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  • Author: Christian Rogg
  • Publication Date: 11-2006
  • Content Type: Working Paper
  • Institution: United Nations University
  • Abstract: This paper considers asset holdings in rural Ethiopia. It shows that households own mostly non-financial assets and that the composition of asset portfolios varies significantly with the household's overall wealth and its exposure to uncertainty. As regards the distribution of assets, inequality is lowest for land holdings and much higher for all other assets. More generally, asset inequality is higher than consumption inequality but, somewhat surprisingly, lower than income inequality. Less surprising is the finding that asset holdings are positively correlated with income and consumption. An analysis of how asset holdings vary with key demographic variables shows that assets increase with the size of the household and the education of the household head. Finally, the paper concludes by exploring the role that assets play in marriage markets in rural Ethiopia.
  • Topic: International Relations, Development, Political Economy
  • Political Geography: Africa, Ethiopia
  • Author: Alemayehu Geda
  • Publication Date: 10-2006
  • Content Type: Working Paper
  • Institution: United Nations University
  • Abstract: Since 1992 Ethiopia has been engaged in liberalizing its financial sector. The hallmark of the strategy is gradualism. The approach is not without problems especially from Bretton Woods Institutions that saw the reform as a sluggish process. This study examines this liberalization program by analyzing the performance of the sector before and after the reform. The study notes that given the nascent development of the financial sector in the country, the relatively good shape in which the existing financial institutions find themselves, and given that supervision and regulation capacity of the regulating agency is weak, the government's strategy of gradualism and its over all reform direction is encouraging. However, we argue for charting out clearly defined time frame for liberalization and exploring the possibility of engaging with foreign banks to acquire new technology that enhance the efficiency of the financial sector in general and the banking sector in particular.
  • Topic: International Relations, Development, International Political Economy
  • Political Geography: Africa, Ethiopia
  • Author: Alemayehu Geda, Daniel Zerfu, Abebe Shimeles
  • Publication Date: 05-2006
  • Content Type: Working Paper
  • Institution: United Nations University
  • Abstract: In this paper, using the rich household panel data of urban and rural Ethiopia that covers the period from 1994 to 2000, we attempted to establish the link between finance and poverty in Ethiopia. Our results show that access to finance is an important factor in consumption smoothing and hence poverty reduction. We also found evidence for a poverty trap due to liquidity constraints that limits the ability of the rural households from consumption smoothing. The empirical findings from this study could inform finance policies aimed at addressing issues of poverty reduction.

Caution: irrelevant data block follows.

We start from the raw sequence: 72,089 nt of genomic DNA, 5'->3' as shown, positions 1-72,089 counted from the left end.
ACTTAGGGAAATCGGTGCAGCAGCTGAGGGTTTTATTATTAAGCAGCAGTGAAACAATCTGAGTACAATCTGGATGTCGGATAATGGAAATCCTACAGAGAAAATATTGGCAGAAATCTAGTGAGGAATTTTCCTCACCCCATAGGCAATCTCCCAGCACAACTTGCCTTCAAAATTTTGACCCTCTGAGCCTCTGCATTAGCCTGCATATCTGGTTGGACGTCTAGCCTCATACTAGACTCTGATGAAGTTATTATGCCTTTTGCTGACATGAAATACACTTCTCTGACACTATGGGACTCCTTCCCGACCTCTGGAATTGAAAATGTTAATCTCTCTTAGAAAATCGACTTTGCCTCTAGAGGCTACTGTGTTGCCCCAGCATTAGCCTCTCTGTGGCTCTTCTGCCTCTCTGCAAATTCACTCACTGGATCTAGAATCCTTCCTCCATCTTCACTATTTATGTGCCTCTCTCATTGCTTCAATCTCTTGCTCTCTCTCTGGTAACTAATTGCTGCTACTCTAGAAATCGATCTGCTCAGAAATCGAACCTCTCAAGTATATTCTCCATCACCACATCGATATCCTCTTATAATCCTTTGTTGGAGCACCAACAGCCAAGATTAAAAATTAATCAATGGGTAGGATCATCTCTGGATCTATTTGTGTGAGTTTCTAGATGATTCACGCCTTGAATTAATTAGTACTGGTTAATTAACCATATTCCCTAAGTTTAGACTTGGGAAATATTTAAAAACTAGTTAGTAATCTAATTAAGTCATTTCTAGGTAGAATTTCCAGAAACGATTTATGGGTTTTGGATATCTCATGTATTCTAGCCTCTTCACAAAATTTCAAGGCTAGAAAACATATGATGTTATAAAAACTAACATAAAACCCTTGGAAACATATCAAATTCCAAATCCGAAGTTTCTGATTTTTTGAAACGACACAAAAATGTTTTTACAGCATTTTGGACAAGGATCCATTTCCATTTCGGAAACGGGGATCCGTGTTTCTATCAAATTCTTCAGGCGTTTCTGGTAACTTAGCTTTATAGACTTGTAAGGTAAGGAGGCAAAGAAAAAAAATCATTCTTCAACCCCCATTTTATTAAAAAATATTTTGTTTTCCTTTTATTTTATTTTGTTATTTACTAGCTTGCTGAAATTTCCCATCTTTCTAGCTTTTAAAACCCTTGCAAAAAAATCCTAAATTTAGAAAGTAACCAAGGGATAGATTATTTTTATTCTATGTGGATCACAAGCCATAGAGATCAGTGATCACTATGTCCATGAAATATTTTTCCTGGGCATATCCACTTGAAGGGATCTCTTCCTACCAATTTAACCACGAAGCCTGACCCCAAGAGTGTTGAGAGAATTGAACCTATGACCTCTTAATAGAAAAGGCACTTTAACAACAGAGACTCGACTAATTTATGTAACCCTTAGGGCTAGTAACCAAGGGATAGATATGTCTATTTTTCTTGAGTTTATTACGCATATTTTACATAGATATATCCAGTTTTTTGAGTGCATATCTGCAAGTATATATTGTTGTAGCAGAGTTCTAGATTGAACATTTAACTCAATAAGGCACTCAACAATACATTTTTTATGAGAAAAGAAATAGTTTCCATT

• Topic: Development, Economics, Poverty
  • Political Geography: Africa, Ethiopia
  • Author: P.B. Anand
  • Publication Date: 01-2006
  • Content Type: Working Paper
  • Institution: United Nations University
  • Abstract: Access to water and sanitation (target 10) is an important ingredient of quality of life. As per WHO-UNICEF assessments, globally, 77 per cent of population had access to water in 1990. This proportion has increase d to 83 per cent in 2002, thus, on track to achieve the target of halving the proportion of population without safe access by 2015. However, there is considerable regional disparity in progress which remains significantly low in many countries in sub- Saharan Africa. Also, the question remains whether increased access is same as sustainable access. In 2002, some 2.6 billion people worldwide did not have access to safe sanitation options. Of these, nearly 2 billion were in the rural areas. While in almost all countries, the proportion of people having access to improved sanitation in 2002 has increased compared to the status in 1990, in 27 countries including India, Ne pal, Lao PDR, Namibia, Ethiopia, Eritrea, and Yemen, two out of three people did not have access to improved sanitation in 2002.
  • Topic: Development, Health, Human Welfare
  • Political Geography: India, Yemen, Ethiopia, Eritrea, Namibia
  • Author: Alemayehu Geda, Abebe Shimeles
  • Publication Date: 12-2005
  • Content Type: Working Paper
  • Institution: United Nations University
  • Abstract: In 1991 the Ethiopian Revolution Democratic Front (EPRDF) toppled the old 'socialist' regime that had ruled the country for seventeen years. In contrast to the previous policy regime of hard control, EPRDF initiated a wide range of reforms that covered not only the tax system but also the exchange rate, interest rates, trade, domestic production and distribution. This pa per attempts to explore the contribution of the tax reform, the change s in its structure and institutional reform in order to understand its role in raising revenue.